onegeeklogo6Dear One Geek:

I work in a wonderful office that provides coffee, and which favors an open desk arrangement to aid in collaboration.  Generally, this works out very well: many of us will grab a cup in the morning, and it’s not unheard of for someone to bring in breakfast treats or pastries of some sort.   My colleagues and I will naturally grab some and take our spoils back to our common desk area.

The wonderful office in which I work is also wonderfully busy – so it’s relatively common to see someone eating lunch at his or her area, too.   The only time this is a problem is when one of my co-workers brings his lunch.   He consumes his food loudly and with evident enjoyment … and the only sorts of lunches he seems to bring are amazingly fragrant.   Unfortunately, he lacks the social grace to understand the subtle hints that we’ve tried as a group.

How can we, as an office, make it clear to our co-worker that there are some foods that are just fine to eat at one’s desk, and other foods that should be best kept in the company cafeteria?

Fed Up With The Fragrance

Dear Fed Up,

The way I see it, there’s a few choices on how to proceed here, each with some perks and drawbacks.

The most severe method would be to attempt to implement policy that stops anyone from eating at their desk. This would solve the problem, but it’s the etiquette equivalent of cutting off a hand to treat a hangnail. It’s wonderful that your workspace allows you to eat at your desks – and I’m going to assume that’s a policy you don’t want to try to undo, even with “Loud and Smelly” contributing to the office atmosphere. (If it does get to the point where you and the rest of your co-workers find that his presence outweighs the benefit of having your own freedom to indulge at your desk, you can attempt to get the policy changed, but I’m rarely in favor of using legislation where communication can be used instead.)

Alternately, you can try to set some official or unofficial guidelines for what can and can’t be eaten in the work area. These kinds of things are done in some places when someone has a severe allergy (to peanuts, say, or perfumes). Alternately, some offices allow solids but no drinks, or beverages but only in a travel cup (to prevent spills). I’ve never heard of an official “low-smell” policy, or one that mandates manners, however, and I’m not sure how well such a policy would work out.

Unfortunately, both table manners and sensory perceptions are very much a matter of perspective. What one person finds pleasantly aromatic causes the next to want to hurl, and one man’s “appreciative gusto” is another’s “swinish discourtesy”. While you may be okay with one co-worker munching on an egg sandwich but appalled by another’s kim chee or catfish casserole, it’s really difficult to mandate office policy on the nature of what’s “offensive” and what’s “acceptable” to eat at one’s desk.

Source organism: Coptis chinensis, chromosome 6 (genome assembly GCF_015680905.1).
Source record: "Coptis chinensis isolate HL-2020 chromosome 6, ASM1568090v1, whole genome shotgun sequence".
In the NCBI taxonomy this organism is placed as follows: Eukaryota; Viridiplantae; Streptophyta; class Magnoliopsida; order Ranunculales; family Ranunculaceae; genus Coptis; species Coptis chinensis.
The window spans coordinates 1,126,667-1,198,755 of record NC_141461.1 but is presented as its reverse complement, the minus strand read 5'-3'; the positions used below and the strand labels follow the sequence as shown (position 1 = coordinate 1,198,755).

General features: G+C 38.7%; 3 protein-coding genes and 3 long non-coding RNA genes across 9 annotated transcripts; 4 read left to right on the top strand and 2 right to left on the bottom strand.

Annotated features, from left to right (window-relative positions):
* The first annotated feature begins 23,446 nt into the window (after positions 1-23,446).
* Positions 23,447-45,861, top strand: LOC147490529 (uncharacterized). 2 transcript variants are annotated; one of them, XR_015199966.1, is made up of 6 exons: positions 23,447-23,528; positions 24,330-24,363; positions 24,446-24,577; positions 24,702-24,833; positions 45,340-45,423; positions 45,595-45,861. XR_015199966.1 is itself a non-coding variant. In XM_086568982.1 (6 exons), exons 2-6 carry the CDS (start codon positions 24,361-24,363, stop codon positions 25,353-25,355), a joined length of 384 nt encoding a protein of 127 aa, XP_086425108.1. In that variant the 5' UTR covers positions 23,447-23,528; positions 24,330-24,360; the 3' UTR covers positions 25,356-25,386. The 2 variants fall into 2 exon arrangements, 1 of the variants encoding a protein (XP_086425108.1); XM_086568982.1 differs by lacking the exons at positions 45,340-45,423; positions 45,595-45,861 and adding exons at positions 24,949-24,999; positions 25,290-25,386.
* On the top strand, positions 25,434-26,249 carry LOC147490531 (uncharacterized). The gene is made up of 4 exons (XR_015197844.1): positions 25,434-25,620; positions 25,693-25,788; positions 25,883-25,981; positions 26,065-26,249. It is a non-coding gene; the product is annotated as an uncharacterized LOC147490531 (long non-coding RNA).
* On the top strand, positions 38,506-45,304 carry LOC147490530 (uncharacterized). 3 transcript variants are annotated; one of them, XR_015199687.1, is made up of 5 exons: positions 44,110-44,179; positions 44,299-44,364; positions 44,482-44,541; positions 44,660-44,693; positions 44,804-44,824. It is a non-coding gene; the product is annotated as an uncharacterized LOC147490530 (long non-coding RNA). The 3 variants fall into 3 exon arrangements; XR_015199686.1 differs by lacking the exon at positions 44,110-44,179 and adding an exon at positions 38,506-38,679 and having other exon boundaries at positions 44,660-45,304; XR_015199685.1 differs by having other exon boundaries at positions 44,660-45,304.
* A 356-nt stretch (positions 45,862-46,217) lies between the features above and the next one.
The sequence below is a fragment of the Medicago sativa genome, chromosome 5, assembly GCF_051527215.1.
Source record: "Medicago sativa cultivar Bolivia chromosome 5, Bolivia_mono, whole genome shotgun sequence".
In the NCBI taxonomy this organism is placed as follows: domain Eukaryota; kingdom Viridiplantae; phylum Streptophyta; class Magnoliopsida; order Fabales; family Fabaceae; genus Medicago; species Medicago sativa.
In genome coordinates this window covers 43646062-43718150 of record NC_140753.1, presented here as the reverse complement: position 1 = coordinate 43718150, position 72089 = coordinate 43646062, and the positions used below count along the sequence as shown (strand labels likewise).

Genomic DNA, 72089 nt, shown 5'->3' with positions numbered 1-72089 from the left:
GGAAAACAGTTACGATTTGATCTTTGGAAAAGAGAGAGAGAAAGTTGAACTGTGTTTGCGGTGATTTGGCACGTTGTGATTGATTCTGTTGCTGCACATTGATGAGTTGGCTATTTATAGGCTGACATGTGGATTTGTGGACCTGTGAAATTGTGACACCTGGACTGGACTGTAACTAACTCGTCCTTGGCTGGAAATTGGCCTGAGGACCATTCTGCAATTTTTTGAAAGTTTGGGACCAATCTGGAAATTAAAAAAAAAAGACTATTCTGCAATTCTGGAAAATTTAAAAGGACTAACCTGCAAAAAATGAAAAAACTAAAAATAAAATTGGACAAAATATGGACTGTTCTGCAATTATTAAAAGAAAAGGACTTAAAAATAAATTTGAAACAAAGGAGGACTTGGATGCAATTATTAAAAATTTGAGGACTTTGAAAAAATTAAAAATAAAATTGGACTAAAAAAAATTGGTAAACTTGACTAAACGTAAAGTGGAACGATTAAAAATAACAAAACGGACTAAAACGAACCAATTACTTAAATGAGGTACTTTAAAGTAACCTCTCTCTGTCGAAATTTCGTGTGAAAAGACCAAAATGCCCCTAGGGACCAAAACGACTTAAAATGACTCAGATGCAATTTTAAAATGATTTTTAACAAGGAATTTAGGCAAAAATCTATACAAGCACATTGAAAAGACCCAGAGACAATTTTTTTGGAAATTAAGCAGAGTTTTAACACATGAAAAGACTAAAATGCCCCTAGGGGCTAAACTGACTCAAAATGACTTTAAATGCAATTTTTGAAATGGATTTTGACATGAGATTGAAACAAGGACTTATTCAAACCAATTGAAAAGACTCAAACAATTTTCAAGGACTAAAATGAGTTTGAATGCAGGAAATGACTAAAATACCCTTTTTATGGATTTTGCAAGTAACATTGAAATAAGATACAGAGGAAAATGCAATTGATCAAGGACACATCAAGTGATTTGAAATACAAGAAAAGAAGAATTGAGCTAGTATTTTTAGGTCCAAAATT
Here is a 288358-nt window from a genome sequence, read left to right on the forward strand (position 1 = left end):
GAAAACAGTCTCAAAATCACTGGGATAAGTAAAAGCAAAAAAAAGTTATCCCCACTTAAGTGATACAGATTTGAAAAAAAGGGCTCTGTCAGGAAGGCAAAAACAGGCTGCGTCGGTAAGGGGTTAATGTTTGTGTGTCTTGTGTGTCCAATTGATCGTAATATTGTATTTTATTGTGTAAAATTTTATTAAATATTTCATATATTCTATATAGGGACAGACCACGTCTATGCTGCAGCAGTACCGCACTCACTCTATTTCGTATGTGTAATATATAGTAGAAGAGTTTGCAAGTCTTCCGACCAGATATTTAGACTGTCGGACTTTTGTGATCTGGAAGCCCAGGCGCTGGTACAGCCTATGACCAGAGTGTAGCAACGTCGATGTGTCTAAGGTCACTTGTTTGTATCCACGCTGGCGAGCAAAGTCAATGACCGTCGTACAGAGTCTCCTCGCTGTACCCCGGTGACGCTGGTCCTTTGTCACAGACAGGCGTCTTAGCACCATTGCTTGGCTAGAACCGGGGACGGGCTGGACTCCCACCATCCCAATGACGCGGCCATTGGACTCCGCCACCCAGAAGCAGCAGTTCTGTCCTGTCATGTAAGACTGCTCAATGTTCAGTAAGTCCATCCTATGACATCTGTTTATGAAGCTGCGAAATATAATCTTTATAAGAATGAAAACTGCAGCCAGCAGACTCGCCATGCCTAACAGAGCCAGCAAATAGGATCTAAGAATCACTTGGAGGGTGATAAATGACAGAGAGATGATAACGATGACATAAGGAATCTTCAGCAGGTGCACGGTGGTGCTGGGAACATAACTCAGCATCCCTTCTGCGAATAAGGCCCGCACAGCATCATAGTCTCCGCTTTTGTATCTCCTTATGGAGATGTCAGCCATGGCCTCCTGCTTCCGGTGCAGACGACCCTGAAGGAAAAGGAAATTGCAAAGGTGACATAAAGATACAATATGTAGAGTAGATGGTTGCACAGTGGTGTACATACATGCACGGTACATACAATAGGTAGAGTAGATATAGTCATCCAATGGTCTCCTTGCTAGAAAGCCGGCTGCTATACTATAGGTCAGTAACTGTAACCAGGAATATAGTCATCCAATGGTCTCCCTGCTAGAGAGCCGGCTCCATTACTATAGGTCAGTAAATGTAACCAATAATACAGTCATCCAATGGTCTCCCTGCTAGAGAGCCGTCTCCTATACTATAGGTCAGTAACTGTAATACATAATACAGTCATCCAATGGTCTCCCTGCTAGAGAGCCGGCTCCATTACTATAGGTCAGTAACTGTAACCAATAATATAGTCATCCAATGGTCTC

Which leaves us with two final options. The first is, of course, just to put up with things the way they are. While this isn’t ideal, it is more feasible than implanting bureaucratic policy that’s either unnecessarily draconian or (perhaps even worse) difficult or impossible to enforce.

The best option, however, is probably to speak with the co-worker in question, either directly or through a fellow co-worker who both sympathizes with your plight and gets along well with the offender. “Subtle hints” are obviously not going to work, so polite, but clear, communication is the next step. Try to get your request across without being offensive towards him, as a person, or insulting his food. Focusing on the sensory stimulus of the food (rather than his table manners, which could be construed as a personal insult or attack) may help keep it from becoming as emotional of an issue for him.

Saying something like this may help: “I am sorry to have to ask, but your (garlic soup/swordfish steak/pickled pigs feet) is really strongly scented, and it’s making me feel unwell. Would you mind saving that for eating in the cafeteria?” Or, alternately, “I’m sorry, I know we are allowed to eat at our desks, but for some reason the (tuna/spice/vinegar) in your lunch is really bothering me today. I’m not sure what’s going on, but would you mind maybe holding off on eating that until you’re away from the work area?”

If polite peer-to-peer conversations don’t do the trick, it’s possible to escalate the matter (especially if it’s a matter of general consensus that this person’s foodstuffs are universally an issue for the office) but be aware that an employer may decide to cut out all food consumption at desks, rather than singling out any one staff member, even if everyone else believes it’s a one-person problem.

Thanks for writing!


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